Following a historic diplomatic presence at the NATO summit, South Korean President Yoon Suk-yeol returned to Seoul, but was greeted by a record-low approval rating less than two months since he took office.
While domestic issues like the economy dragged down Yoon's approval rating, Chinese experts on Monday warned that closer ties with Japan and the US are highly possible options for South Korea, which could be feasible for the Yoon administration to undercut its disadvantage at home.
In a poll released by Research View on Sunday, one of the latest polls on national affairs in South Korea, 51 percent of South Koreans said Yoon's job as president is "inadequate," with 45 percent saying he was doing well, Yonhap News Agency reported.
The poll was conducted on 1,000 South Korean citizens aged 18 or above from last Tuesday to Thursday, covering Yoon's NATO summit trip, according to the Yonhap report. In the previous Research View's poll in May, only 40 percent viewed Yoon's performance negatively, with 53 percent saying Yoon was doing well.
Other surveys from Realmeter and the Korea Society Opinion Institute in late June also showed Yoon's approval rating surpassed by negative views, Yonhap reported.
In the latest separate weekly poll from Gallup Korea last week, Yoon's approval rating was 43 percent, dropping 4 percentage points, Korea Times said, noting that the average approval rating of former President Moon Jae-in in his first three years was 81 percent.
Local media said that the negative views on Yoon were due to ruling People Power Party (PPP)'s internal rift, as well as the country's economic difficulties.
People expect the government to do more for economic recovery than to show its presence in the international arena. The Yoon administration focused more on international politics and not on the economy and people's livelihood, Da Zhigang, director of the Institute of Northeast Asian Studies at the Heilongjiang Provincial Academy of Social Sciences, told the Global Times on Monday.
Da said the export-oriented Korean economy faces low growth and high inflation. High real estate prices, the devaluation of the Korean won, and debt problems are affecting people's livelihoods.
Citing data released by South Korea's trade ministry on Friday, local media reported that the country's trade deficit hit a high of $10.3 billion in the first half of 2022, which was caused by surging raw material prices.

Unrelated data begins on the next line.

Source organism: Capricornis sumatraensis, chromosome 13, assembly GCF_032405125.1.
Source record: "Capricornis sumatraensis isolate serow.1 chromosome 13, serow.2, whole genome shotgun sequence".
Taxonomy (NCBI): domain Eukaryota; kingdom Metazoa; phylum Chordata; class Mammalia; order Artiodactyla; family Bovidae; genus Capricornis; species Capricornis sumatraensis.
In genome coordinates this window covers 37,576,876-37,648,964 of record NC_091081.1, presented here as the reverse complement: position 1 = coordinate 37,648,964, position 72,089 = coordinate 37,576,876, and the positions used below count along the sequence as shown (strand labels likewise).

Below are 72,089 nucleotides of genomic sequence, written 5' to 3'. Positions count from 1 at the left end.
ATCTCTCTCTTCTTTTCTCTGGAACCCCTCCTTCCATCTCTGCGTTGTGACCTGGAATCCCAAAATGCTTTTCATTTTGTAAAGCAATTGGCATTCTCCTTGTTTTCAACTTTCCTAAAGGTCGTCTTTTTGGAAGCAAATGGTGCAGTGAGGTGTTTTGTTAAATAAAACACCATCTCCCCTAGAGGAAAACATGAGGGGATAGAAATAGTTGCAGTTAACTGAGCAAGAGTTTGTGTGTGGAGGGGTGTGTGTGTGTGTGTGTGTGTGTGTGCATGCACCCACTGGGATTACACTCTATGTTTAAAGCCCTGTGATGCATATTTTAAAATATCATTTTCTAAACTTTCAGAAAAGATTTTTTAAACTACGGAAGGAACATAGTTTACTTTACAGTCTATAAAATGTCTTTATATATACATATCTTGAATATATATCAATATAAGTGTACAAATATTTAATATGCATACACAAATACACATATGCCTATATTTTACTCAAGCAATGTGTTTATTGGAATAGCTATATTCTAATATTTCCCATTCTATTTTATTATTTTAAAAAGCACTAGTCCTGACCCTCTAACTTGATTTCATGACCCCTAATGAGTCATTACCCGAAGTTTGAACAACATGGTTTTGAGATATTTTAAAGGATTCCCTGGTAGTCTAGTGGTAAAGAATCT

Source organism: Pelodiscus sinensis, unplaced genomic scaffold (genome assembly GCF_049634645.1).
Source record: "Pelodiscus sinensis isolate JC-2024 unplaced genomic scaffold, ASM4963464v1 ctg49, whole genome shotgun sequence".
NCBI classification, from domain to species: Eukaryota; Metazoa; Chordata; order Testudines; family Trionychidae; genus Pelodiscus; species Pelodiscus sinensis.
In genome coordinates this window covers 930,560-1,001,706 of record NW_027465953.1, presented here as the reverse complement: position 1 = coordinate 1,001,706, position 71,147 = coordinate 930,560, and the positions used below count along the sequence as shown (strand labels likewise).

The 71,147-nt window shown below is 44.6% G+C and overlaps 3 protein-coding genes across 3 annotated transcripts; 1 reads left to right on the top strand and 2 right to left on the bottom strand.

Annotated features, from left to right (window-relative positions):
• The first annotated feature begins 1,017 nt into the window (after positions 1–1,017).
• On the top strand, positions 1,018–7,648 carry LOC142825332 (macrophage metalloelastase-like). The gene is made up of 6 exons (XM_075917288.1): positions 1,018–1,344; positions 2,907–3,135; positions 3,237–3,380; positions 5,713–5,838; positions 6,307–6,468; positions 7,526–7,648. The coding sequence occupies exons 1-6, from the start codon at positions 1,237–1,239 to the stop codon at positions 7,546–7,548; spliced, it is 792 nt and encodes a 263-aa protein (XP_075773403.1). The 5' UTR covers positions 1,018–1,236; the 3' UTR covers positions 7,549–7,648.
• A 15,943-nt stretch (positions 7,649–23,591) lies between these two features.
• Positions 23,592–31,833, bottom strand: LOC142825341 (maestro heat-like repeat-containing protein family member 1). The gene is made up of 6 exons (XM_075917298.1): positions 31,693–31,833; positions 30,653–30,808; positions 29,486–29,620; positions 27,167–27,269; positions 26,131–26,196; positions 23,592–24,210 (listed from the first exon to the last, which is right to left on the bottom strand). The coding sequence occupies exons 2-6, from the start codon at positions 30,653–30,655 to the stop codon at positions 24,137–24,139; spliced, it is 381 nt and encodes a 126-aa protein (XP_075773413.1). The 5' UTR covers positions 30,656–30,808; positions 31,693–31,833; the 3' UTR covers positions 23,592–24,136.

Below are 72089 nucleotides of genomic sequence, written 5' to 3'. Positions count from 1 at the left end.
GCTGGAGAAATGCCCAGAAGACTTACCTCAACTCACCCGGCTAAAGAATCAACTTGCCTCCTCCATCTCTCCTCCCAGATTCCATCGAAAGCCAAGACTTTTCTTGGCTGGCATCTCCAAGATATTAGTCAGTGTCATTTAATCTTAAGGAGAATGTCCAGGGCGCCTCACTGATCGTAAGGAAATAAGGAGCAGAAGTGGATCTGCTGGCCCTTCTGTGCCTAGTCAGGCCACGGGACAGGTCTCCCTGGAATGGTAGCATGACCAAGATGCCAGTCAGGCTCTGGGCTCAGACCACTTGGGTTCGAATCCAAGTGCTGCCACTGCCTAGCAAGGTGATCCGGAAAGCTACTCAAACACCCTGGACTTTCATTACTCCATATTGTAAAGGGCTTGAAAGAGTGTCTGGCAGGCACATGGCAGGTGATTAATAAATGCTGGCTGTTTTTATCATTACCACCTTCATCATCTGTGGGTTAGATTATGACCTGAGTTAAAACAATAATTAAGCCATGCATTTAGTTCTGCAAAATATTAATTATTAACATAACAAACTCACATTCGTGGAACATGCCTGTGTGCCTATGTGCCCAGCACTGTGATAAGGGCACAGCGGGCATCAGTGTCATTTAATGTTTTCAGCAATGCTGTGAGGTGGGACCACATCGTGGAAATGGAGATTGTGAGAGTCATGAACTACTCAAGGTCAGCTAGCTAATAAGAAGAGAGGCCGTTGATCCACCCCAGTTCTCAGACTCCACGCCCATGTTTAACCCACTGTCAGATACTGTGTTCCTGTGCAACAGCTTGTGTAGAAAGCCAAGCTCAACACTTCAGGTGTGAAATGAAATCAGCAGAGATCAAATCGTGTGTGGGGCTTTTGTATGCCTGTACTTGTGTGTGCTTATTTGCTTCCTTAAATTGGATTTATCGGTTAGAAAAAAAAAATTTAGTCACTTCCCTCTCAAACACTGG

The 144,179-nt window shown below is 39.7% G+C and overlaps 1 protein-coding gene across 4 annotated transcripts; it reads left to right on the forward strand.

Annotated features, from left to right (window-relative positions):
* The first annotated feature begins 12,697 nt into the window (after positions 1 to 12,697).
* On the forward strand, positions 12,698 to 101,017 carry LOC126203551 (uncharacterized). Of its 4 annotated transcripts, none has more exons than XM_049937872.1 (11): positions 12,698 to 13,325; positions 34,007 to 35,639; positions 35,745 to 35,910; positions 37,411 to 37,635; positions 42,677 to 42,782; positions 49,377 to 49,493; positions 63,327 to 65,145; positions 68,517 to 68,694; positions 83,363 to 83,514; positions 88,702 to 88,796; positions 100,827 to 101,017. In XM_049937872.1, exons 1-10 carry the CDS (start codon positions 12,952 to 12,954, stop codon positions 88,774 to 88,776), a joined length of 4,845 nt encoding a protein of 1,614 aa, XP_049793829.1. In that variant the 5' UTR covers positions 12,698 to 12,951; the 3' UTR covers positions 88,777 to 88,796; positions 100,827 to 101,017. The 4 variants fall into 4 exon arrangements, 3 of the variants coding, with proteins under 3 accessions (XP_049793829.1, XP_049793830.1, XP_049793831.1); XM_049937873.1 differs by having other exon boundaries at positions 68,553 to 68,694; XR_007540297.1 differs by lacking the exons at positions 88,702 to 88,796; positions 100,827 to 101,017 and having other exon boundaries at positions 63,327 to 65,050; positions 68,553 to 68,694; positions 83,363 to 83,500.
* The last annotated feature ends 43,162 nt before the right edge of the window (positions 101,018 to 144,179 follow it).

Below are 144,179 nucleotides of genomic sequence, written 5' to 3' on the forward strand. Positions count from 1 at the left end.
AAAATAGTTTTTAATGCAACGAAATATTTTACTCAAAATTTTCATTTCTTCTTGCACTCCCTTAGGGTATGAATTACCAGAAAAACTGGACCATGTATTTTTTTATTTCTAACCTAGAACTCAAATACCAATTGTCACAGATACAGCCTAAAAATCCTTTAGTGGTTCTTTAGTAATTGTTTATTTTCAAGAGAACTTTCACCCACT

Da said China should be wary of the Yoon administration's diplomatic "touchdown" to make up for its weakness in economy. "Enhancing deterrence against North Korea, cooperation with the US to contain China, and boosting trade and economic ties with Tokyo are possible reasons for Yoon repairing ties with Japan."
According to a Yonhap report on Monday, Seoul is planning to launch a "private-public consultative body" in order to solve the diplomatic row with Japan on compensation for the Korean victims of wartime forced labor.
On July 1, Yoon told media that Seoul and Tokyo should discuss the past and future to solve the two countries' longstanding disputes. Yoon also met with Japanese Prime Minister Fumio Kishida at a three-way summit at the NATO summit.
The repairing of Seoul-Tokyo ties cannot be done by South Korea's one-sided, be-nice attitude. Behind this lies complicated processes, including the acceptance of Yoon's policies by the Japanese government and Japanese people, Lü Chao, an expert on the Korean Peninsula issue at the Liaoning Academy of Social Sciences, told the Global Times on Monday.
The expert said that although Yoon has been careful not to talk about China on almost every major occasion to avoid negative impact on Beijing-Seoul relations, the Yoon administration seems to be more obedient to Washington than previous administrations.
Economic cooperation between China and South Korea is based on a mutually beneficial solid foundation. However, if South Korea blindly cooperates with the US and its allies without considering China's position, and even makes irrational economic judgments, it will worsen its own economic situation, Lü said.
China is South Korea's largest trading partner, export market and import source. In 2021, China-South Korea trade in goods reached $362.35 billion, up 26.9 percent year on year, according to the Chinese Foreign Ministry.